Calexico: "Feast of Wire"

Calexico's latest album offers a pastiche of Southwestern sounds, paying tribute to musical traditions ranging from jazz to mariachi.

Published February 21, 2003 1:44AM (EST)

"Feast of Wire"

Out Feb. 18, 2003, on Quarterstick

Founded by multi-instrumentalist Joey Burns and drummer John Convertino in 1996, Calexico takes its name from a Southern California border town that was a hot spot during Prohibition and subsequently a prosperous farming area rife with racial tension. The band, however, is from Tucson, Ariz. While Calexico's musical influences range from jazz to mariachi ballads, the band's imagery is clearly inspired by their namesake city.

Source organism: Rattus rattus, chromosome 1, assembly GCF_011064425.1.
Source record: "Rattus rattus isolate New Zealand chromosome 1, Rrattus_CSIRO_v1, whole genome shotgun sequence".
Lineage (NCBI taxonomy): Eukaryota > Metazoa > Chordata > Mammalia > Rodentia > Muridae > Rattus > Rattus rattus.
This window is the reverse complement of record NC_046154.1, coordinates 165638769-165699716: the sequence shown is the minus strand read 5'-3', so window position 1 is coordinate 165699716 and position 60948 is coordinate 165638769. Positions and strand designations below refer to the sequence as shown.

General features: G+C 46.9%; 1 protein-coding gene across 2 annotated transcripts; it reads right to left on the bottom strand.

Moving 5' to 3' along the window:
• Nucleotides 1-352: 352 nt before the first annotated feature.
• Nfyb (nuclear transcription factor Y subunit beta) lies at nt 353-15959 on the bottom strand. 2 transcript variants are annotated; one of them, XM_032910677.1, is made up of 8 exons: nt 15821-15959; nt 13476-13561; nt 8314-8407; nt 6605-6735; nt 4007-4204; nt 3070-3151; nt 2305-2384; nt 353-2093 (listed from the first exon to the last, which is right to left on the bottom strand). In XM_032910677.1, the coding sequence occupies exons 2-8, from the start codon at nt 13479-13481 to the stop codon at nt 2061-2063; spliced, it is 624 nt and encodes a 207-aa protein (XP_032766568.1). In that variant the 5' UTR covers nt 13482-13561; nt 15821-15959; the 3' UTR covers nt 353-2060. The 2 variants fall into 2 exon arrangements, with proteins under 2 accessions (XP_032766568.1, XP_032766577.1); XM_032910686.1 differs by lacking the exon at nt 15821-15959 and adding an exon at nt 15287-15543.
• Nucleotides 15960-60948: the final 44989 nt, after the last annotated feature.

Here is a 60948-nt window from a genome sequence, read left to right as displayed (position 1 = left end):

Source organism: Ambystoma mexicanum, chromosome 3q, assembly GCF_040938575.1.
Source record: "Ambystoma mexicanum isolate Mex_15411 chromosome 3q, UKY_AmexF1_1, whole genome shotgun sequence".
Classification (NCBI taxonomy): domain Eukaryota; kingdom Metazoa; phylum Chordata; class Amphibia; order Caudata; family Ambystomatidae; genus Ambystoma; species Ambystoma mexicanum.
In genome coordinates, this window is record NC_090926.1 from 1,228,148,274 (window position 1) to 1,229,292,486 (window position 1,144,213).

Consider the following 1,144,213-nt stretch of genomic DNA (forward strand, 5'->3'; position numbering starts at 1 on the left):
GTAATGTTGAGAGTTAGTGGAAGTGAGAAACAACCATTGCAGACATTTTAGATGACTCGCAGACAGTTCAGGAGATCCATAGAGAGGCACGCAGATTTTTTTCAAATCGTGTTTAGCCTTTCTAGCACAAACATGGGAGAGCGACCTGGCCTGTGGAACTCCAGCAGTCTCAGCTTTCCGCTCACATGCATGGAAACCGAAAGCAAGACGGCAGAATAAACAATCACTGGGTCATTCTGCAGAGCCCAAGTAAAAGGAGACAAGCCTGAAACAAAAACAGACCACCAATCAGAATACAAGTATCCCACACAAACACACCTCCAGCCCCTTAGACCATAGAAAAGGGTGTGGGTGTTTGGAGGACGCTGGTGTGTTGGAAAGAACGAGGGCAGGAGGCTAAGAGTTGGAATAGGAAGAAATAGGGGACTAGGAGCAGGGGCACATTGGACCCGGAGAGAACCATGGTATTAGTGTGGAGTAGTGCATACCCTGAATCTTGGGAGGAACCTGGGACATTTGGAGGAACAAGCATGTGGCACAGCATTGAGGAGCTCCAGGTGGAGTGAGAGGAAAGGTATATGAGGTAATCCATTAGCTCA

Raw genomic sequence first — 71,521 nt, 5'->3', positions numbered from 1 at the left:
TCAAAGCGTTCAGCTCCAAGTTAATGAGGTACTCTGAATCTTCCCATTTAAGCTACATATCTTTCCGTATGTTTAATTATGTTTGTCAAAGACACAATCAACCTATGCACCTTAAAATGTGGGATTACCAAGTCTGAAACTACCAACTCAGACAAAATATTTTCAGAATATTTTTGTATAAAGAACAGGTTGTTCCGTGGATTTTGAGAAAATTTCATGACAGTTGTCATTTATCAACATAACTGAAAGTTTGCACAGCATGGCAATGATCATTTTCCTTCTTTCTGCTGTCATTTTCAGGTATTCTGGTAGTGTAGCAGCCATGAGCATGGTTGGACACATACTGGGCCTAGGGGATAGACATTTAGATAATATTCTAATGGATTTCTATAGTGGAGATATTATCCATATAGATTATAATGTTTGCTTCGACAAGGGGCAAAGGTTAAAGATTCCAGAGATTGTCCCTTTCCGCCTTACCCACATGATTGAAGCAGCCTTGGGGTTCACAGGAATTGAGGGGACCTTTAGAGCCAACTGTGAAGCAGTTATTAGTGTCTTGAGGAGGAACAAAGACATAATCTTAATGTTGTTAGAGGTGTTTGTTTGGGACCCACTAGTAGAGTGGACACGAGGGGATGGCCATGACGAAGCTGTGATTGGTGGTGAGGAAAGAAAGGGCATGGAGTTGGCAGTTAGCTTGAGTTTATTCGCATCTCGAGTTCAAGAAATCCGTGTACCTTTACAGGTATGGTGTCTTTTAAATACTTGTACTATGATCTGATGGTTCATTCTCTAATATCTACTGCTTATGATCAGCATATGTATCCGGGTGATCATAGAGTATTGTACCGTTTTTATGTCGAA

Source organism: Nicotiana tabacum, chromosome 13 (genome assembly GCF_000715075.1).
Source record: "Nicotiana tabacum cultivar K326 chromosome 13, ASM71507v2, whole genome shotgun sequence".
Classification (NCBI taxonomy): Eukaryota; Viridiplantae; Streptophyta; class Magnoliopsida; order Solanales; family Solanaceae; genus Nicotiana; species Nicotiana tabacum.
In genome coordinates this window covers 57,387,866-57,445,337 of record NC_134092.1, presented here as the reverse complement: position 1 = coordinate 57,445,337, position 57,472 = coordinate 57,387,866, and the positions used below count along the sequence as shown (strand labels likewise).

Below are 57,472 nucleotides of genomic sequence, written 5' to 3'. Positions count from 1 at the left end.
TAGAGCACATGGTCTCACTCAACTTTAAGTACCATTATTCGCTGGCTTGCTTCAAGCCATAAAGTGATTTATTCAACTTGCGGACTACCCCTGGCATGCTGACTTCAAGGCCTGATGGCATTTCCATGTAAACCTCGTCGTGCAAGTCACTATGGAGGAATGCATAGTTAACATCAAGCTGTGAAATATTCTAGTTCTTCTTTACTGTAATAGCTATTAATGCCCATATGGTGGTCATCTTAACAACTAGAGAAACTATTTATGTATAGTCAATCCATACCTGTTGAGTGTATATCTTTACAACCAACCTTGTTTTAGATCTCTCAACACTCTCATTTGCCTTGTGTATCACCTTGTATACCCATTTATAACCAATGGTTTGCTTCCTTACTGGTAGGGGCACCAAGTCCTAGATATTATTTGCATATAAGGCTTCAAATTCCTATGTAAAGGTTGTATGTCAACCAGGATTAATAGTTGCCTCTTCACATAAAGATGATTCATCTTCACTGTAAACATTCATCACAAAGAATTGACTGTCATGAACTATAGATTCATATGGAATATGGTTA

"Sunken Waltz," the opener on "Feast of Wire," is a bittersweet number anchored by a sonorous accordion and lifted by amiable vocals. In the song, carpenter Mike drops his tools and heads out "past the city and gated neighborhoods/ and slept 'neath the stars." Calexico put forth the idea from the very beginning that certain conventions and boundaries cannot, or should not, contain a person. That specific idea is questioned on "Across the Wire," a song about two brothers preparing to make an illegal border crossing.

Half the songs on "Feast of Wire" are instrumentals that fall somewhere between an Ennio Morricone spaghetti western soundtrack and the avant-jazz Chicago Underground Duo. The rest are filled with catchy melodies, Latin percussion, and subtle social commentary that comes out in story form -- not soapbox rants. Throughout it all, you can hear the band's affection for both sides of the border.

By Kyle Wills

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